Maybe shared the link earlier.…

  3. I’m so excited that you’re interested in Cynefin because I want to geek out about this. Thanks for the invitation to do so on your blog. I’m sure by now you are very familiar with the various graphic representations of the framework. In the foundations course I took with Cognitive Edge last year they walked us through an introductory activity that demonstrated how they build a Cynefin model contexualized to a given system.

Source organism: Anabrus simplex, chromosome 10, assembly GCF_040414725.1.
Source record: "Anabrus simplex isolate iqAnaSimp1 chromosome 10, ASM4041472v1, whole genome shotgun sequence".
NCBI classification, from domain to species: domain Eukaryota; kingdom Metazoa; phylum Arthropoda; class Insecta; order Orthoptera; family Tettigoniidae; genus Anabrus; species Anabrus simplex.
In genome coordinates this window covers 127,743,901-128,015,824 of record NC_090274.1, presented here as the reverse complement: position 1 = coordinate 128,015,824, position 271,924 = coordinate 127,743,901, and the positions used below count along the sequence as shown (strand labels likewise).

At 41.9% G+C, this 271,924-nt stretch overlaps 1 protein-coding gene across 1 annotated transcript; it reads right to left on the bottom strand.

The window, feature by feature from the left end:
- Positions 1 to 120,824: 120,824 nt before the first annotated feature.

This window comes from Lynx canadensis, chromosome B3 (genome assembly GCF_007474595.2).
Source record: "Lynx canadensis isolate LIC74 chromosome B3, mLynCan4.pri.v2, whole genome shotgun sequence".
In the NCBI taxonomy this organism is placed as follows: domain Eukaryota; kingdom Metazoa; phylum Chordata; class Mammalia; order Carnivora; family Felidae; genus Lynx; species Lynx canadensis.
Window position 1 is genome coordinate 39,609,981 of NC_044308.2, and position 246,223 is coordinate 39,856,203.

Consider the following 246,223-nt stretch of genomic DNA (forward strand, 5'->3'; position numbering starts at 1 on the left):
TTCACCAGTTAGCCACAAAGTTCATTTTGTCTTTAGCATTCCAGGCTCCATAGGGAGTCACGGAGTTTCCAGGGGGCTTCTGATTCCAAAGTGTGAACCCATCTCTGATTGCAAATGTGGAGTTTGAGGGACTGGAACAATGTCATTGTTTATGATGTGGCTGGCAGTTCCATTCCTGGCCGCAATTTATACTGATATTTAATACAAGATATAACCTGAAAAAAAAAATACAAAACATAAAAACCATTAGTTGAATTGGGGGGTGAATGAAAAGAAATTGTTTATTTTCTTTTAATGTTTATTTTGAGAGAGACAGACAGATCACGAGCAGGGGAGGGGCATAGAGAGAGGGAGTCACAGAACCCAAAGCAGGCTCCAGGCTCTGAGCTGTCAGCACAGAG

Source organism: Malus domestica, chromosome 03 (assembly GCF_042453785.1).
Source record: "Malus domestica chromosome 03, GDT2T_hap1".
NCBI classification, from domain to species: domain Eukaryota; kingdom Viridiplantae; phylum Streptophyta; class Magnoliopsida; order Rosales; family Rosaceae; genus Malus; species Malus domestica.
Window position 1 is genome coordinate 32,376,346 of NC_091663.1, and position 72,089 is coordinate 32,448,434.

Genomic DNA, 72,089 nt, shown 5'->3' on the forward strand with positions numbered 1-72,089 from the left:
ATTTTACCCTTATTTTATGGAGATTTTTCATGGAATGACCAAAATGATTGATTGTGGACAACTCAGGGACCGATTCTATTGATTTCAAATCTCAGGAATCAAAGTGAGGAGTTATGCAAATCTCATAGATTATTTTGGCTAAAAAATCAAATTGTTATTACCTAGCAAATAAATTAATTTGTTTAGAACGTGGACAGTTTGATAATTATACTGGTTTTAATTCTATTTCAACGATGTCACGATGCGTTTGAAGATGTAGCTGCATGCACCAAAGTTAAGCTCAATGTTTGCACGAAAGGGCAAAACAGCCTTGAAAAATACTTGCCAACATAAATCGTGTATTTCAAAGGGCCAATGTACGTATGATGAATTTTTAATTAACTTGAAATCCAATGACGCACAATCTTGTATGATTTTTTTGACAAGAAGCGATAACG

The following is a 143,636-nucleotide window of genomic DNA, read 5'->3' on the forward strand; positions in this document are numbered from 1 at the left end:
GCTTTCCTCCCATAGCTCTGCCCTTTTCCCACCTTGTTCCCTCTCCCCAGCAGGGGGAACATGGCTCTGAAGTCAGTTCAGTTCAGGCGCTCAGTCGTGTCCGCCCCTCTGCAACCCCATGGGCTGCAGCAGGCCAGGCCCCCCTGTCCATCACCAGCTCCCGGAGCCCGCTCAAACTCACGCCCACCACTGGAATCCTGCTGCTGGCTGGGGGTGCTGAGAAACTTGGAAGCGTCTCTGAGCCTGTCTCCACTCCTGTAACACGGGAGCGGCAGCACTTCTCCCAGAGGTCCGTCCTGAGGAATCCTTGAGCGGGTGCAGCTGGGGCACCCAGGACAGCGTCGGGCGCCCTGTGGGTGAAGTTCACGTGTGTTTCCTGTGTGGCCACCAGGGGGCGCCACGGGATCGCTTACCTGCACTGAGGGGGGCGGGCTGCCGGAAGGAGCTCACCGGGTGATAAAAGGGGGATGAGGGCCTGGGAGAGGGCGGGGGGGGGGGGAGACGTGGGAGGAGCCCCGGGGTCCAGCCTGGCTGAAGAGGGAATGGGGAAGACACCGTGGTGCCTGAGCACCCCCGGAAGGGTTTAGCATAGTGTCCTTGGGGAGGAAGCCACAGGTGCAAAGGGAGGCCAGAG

I was working with a table team of folks from Boeing and Washington state government, so we needed a system we all had experience with. They asked us to think of a time we had experience with needing health care and all the decisions that went into care and treatment. We wrote the decisions as “story fragments” on sticky notes, jotting things like “got a second opinion,” “chose my doctor based on a recommendation,” “decided to discontinue use of steroid.” When we had a table full of sticky notes, they gave us a blank piece of chart paper with a simple categorization statement on each corner.* The bottom right corner, the simple domain, was something like, “specific rules or instructions had to be followed.” The top right corner, the complicated domain, was something like, “had to consult experts or review sets of good practices.” The top left corner, the complex domain, was, “had to experiment or try a few things to see what worked.” The final corner, the bottom left, represented the chaotic domain where we “had to make decisions to manage a crisis.”